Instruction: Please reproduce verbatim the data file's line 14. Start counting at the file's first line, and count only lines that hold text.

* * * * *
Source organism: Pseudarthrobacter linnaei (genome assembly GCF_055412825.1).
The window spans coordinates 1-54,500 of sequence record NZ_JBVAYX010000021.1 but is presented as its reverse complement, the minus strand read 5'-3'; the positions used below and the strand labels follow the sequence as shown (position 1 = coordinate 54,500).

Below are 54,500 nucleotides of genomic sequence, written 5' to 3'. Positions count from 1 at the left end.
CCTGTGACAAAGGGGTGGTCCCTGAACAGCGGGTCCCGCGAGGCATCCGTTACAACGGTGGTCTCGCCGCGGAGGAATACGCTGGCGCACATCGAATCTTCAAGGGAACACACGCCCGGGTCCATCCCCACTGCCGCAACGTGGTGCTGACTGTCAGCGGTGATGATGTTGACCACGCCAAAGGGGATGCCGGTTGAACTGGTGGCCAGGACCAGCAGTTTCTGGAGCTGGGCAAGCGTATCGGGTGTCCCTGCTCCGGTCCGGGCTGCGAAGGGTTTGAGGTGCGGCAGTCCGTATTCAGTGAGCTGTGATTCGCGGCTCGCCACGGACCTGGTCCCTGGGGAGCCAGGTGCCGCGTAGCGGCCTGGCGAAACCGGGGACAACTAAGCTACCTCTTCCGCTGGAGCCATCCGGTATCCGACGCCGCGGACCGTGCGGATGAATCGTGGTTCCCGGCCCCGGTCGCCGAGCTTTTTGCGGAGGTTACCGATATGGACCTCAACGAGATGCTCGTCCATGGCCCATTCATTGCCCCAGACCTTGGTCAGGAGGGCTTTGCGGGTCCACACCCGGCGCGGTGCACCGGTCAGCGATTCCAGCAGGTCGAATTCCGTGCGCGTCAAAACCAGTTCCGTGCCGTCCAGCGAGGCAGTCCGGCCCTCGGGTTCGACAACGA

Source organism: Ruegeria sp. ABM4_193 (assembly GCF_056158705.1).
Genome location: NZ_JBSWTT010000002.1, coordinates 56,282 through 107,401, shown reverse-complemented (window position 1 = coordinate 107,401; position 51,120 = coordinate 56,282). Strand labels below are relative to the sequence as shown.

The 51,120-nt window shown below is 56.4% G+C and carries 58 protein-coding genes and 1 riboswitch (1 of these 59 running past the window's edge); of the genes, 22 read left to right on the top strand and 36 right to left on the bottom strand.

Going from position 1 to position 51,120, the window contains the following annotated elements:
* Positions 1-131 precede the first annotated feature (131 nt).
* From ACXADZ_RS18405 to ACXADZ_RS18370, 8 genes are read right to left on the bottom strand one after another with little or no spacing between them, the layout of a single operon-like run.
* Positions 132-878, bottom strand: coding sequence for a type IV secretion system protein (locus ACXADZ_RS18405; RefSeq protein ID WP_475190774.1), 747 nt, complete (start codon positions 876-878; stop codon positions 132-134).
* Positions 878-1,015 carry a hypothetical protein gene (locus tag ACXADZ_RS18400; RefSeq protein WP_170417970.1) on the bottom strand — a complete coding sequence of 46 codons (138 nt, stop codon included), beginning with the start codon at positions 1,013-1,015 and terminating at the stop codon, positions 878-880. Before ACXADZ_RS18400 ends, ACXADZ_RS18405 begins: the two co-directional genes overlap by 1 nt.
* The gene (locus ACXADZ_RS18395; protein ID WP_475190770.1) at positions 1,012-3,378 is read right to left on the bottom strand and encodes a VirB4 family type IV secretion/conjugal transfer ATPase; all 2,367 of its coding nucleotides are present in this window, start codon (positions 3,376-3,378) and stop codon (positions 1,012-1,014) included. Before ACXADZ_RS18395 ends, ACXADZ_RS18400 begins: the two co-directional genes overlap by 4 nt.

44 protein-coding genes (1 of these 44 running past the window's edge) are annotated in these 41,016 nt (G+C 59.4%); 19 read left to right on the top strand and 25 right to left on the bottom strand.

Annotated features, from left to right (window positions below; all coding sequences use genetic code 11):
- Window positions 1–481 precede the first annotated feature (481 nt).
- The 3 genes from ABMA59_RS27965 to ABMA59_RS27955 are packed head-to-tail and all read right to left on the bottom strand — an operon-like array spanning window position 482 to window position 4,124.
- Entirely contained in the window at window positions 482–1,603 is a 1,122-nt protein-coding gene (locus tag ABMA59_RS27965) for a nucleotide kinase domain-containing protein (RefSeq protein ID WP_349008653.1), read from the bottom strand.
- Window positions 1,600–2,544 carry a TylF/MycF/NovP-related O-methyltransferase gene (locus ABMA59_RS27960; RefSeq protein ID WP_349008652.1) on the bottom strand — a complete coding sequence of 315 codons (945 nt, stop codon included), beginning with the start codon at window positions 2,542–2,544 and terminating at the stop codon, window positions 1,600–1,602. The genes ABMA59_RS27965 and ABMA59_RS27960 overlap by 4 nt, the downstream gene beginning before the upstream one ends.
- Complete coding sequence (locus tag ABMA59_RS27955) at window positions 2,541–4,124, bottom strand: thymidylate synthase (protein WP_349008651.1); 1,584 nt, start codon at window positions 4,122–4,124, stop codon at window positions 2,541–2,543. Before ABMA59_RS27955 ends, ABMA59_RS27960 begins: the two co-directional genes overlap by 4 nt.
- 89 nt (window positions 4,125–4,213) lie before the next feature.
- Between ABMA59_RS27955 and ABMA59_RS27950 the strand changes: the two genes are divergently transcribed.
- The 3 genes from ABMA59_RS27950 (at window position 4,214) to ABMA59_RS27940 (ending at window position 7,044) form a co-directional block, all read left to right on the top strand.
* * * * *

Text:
44 protein-coding genes (1 of these 44 running past the window's edge) are annotated in these 41,016 nt (G+C 59.4%); 19 read left to right on the top strand and 25 right to left on the bottom strand.